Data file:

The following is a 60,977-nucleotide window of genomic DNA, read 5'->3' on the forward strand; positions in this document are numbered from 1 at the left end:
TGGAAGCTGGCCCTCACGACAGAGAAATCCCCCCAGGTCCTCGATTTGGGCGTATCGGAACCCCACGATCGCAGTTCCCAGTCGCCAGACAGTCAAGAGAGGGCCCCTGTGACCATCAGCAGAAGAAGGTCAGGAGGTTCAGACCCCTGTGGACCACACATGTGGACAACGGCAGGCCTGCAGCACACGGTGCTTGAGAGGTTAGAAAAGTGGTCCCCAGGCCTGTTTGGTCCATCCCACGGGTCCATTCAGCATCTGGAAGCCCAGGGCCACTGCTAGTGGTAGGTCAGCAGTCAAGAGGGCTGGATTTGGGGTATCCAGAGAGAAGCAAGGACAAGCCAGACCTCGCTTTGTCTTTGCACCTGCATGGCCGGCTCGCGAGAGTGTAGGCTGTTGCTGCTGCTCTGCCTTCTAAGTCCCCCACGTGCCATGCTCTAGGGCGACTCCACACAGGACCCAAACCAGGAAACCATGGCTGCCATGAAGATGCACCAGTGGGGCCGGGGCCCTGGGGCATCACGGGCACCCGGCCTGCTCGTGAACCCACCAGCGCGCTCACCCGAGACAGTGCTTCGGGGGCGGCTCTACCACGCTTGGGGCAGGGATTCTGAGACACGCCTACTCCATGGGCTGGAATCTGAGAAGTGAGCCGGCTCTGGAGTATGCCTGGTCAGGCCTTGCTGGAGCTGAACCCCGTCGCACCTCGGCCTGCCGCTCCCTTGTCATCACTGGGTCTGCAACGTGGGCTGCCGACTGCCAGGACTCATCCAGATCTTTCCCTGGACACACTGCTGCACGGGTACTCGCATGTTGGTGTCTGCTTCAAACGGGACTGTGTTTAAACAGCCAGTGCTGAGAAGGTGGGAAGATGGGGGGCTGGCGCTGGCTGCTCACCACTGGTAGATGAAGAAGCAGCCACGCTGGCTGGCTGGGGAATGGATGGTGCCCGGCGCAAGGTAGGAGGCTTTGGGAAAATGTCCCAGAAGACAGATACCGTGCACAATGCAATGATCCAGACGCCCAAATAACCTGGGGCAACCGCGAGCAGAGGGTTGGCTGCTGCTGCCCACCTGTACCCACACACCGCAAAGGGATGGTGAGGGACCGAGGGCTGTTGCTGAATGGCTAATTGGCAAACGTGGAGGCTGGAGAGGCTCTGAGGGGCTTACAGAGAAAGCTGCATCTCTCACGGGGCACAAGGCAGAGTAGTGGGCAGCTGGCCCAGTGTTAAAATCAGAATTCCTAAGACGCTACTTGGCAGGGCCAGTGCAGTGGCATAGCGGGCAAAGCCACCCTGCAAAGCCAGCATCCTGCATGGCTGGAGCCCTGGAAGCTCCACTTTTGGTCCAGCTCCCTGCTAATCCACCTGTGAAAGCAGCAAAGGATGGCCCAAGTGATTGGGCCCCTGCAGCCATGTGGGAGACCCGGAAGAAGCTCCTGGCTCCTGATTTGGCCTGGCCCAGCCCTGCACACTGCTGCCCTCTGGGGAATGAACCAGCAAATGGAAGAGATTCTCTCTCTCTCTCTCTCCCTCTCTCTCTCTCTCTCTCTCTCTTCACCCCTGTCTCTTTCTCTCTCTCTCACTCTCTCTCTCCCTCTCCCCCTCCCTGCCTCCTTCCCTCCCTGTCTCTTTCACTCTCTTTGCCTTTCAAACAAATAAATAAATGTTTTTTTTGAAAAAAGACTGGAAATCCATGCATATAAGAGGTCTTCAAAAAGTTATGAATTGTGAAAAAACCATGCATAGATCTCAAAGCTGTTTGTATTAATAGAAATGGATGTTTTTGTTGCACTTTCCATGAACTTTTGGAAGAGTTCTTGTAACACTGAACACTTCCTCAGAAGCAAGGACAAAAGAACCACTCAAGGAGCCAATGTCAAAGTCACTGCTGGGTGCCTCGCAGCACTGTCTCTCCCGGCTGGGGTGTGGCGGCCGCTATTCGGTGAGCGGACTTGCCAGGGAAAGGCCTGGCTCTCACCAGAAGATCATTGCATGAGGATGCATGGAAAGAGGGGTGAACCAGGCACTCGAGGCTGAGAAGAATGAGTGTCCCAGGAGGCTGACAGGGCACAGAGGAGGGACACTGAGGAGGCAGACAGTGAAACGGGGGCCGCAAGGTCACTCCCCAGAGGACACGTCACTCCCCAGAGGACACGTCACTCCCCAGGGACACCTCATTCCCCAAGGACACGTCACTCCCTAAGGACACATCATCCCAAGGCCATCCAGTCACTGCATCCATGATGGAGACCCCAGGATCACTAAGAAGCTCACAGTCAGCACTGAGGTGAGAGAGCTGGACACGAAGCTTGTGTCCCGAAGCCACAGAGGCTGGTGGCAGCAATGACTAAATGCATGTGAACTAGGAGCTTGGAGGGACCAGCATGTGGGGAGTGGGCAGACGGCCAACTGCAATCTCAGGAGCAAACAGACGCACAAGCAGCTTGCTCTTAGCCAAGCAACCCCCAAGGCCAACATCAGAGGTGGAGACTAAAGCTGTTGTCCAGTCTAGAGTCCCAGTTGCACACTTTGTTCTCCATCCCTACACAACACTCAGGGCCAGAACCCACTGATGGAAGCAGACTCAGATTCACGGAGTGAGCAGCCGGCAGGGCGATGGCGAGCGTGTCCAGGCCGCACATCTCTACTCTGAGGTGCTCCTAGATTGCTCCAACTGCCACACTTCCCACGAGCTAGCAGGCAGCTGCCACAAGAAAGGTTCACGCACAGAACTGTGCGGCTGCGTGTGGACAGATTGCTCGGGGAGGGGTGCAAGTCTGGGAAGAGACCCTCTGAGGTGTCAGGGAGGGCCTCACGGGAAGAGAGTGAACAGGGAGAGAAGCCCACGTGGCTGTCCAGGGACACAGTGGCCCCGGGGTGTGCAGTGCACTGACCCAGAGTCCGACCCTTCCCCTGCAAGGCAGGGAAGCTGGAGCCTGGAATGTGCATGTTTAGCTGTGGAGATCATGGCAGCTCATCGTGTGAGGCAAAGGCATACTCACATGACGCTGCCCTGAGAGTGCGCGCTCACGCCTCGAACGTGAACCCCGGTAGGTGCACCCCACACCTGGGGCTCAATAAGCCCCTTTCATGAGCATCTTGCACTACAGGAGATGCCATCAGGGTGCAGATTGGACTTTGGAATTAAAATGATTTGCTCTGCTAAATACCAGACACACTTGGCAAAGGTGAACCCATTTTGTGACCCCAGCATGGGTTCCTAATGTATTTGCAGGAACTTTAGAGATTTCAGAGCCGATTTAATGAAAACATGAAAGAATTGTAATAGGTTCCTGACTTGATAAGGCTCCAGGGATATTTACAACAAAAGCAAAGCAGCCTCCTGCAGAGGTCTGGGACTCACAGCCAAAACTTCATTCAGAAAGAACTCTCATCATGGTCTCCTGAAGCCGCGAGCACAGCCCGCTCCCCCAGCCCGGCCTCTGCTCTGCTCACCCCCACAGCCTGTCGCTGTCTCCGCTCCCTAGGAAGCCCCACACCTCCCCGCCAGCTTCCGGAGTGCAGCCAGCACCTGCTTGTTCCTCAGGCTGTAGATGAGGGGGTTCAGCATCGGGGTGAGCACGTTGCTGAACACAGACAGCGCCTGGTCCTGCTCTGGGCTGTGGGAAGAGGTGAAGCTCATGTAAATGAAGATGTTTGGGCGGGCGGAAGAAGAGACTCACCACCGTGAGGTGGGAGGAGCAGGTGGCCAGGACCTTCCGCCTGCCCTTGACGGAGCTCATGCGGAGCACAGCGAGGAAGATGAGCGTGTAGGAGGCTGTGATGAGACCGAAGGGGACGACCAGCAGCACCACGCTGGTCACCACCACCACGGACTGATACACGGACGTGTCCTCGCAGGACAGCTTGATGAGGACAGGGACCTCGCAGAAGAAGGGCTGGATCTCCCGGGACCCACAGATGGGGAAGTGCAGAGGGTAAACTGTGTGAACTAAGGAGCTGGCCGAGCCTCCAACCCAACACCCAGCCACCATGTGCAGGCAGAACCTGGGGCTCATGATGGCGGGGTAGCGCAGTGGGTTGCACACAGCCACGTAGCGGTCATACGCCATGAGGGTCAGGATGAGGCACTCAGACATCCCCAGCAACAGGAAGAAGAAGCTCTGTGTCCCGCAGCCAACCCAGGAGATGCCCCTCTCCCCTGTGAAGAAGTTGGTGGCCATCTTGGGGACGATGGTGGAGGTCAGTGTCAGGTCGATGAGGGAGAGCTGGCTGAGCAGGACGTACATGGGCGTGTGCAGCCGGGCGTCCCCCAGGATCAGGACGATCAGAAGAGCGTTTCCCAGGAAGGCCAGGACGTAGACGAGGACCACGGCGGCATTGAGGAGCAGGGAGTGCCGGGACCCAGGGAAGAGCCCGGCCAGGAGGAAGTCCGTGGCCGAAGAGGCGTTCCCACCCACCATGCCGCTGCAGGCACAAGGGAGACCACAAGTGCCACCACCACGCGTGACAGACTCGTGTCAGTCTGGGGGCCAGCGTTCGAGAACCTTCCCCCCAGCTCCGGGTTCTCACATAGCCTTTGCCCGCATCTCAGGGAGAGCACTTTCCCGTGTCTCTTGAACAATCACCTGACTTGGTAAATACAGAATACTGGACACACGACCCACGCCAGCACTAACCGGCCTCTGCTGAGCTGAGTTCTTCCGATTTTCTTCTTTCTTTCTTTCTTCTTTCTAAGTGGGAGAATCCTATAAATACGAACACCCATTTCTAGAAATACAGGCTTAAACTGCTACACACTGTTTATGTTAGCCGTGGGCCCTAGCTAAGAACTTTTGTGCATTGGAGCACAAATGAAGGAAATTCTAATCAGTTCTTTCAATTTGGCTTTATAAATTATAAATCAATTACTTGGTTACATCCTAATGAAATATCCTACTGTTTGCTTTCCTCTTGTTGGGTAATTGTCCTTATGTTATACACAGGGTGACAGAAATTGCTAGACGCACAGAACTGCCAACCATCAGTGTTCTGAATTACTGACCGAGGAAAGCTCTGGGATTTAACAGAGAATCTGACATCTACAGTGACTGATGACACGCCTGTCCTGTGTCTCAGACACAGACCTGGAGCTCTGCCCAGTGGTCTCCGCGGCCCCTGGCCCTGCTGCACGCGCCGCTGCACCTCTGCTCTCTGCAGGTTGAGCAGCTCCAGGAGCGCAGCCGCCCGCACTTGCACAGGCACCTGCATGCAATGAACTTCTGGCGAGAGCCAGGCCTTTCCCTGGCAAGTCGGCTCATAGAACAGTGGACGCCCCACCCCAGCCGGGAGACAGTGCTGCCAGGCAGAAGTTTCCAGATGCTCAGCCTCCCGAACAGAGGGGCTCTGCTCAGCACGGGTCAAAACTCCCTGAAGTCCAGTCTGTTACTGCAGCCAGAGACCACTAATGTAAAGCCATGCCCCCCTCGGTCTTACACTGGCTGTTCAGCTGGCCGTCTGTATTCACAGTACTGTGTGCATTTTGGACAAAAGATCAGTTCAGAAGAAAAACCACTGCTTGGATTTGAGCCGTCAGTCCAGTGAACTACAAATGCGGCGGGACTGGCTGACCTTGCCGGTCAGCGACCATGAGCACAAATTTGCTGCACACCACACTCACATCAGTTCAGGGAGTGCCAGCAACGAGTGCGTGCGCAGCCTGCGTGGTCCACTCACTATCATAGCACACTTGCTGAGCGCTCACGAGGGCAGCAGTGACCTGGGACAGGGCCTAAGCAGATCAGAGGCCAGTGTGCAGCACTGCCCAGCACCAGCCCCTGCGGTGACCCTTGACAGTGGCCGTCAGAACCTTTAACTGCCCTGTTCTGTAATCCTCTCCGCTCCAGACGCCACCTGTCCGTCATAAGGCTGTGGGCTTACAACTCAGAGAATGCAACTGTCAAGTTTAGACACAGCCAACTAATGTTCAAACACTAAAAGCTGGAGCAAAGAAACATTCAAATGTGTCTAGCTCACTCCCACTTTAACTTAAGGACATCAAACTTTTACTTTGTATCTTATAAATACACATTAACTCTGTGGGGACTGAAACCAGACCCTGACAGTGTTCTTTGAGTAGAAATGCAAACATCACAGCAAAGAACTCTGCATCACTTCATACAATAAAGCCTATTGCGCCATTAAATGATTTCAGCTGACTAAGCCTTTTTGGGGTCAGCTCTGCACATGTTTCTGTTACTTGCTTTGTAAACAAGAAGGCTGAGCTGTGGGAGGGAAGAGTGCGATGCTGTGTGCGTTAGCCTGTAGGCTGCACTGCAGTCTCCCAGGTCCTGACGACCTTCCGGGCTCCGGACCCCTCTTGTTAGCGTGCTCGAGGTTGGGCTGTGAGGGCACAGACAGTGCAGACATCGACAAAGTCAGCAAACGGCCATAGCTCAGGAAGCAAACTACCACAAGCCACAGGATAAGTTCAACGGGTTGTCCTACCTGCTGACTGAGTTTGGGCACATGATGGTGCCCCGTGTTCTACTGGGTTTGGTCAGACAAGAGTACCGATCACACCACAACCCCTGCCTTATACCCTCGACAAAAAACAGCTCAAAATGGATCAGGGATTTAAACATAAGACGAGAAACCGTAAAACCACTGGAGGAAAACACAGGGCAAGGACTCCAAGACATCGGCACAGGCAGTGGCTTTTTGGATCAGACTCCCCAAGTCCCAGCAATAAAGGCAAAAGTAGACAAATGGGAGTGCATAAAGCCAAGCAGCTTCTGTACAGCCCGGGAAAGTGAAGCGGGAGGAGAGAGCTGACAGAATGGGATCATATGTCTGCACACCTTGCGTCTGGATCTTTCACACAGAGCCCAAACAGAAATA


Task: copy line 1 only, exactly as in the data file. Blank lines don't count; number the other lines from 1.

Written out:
The following is a 60,977-nucleotide window of genomic DNA, read 5'->3' on the forward strand; positions in this document are numbered from 1 at the left end: